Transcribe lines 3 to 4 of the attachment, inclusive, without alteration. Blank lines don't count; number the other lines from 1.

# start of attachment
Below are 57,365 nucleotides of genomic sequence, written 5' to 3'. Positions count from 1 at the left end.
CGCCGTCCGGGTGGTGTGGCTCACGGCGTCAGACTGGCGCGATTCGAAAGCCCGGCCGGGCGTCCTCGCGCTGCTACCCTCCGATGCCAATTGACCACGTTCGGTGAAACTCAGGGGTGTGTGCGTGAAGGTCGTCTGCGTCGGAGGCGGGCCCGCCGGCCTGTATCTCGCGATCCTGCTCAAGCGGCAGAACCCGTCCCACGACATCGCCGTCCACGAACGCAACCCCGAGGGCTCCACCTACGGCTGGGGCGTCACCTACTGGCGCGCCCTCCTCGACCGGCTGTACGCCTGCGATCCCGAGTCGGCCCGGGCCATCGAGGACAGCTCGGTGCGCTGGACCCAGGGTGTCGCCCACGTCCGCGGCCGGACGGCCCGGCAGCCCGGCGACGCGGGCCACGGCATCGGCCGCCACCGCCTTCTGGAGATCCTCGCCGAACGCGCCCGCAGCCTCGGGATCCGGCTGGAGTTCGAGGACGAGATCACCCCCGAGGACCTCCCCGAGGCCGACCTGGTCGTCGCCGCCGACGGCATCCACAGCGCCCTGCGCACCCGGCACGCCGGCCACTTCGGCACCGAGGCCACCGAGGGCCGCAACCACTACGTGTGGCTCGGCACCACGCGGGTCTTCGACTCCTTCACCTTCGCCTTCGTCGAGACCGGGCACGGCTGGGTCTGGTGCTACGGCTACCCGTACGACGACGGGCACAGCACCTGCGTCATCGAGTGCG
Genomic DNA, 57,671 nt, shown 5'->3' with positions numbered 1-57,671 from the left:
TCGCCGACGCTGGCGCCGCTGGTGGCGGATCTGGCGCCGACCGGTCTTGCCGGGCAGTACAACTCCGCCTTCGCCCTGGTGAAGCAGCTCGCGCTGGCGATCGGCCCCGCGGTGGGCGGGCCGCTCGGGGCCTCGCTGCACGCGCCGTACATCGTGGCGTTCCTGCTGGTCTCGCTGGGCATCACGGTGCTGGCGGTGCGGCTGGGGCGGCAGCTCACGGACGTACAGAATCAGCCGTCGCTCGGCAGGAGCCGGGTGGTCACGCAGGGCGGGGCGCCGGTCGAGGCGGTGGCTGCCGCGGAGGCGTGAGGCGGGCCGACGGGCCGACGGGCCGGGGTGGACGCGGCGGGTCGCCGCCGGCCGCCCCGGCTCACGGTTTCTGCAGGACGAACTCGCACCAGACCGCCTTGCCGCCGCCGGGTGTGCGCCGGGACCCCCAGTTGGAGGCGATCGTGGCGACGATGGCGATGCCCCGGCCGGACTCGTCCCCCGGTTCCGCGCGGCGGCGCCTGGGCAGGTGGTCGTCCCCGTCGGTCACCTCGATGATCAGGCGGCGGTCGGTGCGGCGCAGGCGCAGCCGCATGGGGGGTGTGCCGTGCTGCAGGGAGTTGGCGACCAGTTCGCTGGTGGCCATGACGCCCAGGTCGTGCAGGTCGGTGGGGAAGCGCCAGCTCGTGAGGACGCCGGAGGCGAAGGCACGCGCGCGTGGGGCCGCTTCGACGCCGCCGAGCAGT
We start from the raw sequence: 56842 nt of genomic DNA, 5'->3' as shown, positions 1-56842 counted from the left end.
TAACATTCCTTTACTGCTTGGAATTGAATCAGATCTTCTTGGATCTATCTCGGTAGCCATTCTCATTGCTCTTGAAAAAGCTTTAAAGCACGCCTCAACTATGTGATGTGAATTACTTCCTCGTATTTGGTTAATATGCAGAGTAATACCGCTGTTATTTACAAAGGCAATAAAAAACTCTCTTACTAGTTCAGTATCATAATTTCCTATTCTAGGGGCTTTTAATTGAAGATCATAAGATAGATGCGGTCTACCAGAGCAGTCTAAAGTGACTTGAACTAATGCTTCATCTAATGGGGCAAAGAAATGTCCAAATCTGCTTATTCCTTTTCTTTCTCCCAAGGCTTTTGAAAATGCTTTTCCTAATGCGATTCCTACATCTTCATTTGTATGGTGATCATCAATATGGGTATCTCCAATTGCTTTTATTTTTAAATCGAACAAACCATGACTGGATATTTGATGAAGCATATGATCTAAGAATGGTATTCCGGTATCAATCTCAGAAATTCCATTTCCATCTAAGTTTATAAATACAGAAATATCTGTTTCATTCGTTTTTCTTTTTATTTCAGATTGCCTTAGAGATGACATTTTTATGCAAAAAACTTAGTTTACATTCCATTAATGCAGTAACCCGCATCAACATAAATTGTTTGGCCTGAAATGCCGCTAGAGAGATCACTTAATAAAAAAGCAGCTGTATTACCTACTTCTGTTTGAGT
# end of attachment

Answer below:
Genomic DNA, 57,671 nt, shown 5'->3' with positions numbered 1-57,671 from the left:
TCGCCGACGCTGGCGCCGCTGGTGGCGGATCTGGCGCCGACCGGTCTTGCCGGGCAGTACAACTCCGCCTTCGCCCTGGTGAAGCAGCTCGCGCTGGCGATCGGCCCCGCGGTGGGCGGGCCGCTCGGGGCCTCGCTGCACGCGCCGTACATCGTGGCGTTCCTGCTGGTCTCGCTGGGCATCACGGTGCTGGCGGTGCGGCTGGGGCGGCAGCTCACGGACGTACAGAATCAGCCGTCGCTCGGCAGGAGCCGGGTGGTCACGCAGGGCGGGGCGCCGGTCGAGGCGGTGGCTGCCGCGGAGGCGTGAGGCGGGCCGACGGGCCGACGGGCCGGGGTGGACGCGGCGGGTCGCCGCCGGCCGCCCCGGCTCACGGTTTCTGCAGGACGAACTCGCACCAGACCGCCTTGCCGCCGCCGGGTGTGCGCCGGGACCCCCAGTTGGAGGCGATCGTGGCGACGATGGCGATGCCCCGGCCGGACTCGTCCCCCGGTTCCGCGCGGCGGCGCCTGGGCAGGTGGTCGTCCCCGTCGGTCACCTCGATGATCAGGCGGCGGTCGGTGCGGCGCAGGCGCAGCCGCATGGGGGGTGTGCCGTGCTGCAGGGAGTTGGCGACCAGTTCGCTGGTGGCCATGACGCCCAGGTCGTGCAGGTCGGTGGGGAAGCGCCAGCTCGTGAGGACGCCGGAGGCGAAGGCACGCGCGCGTGGGGCCGCTTCGACGCCGCCGAGCAGT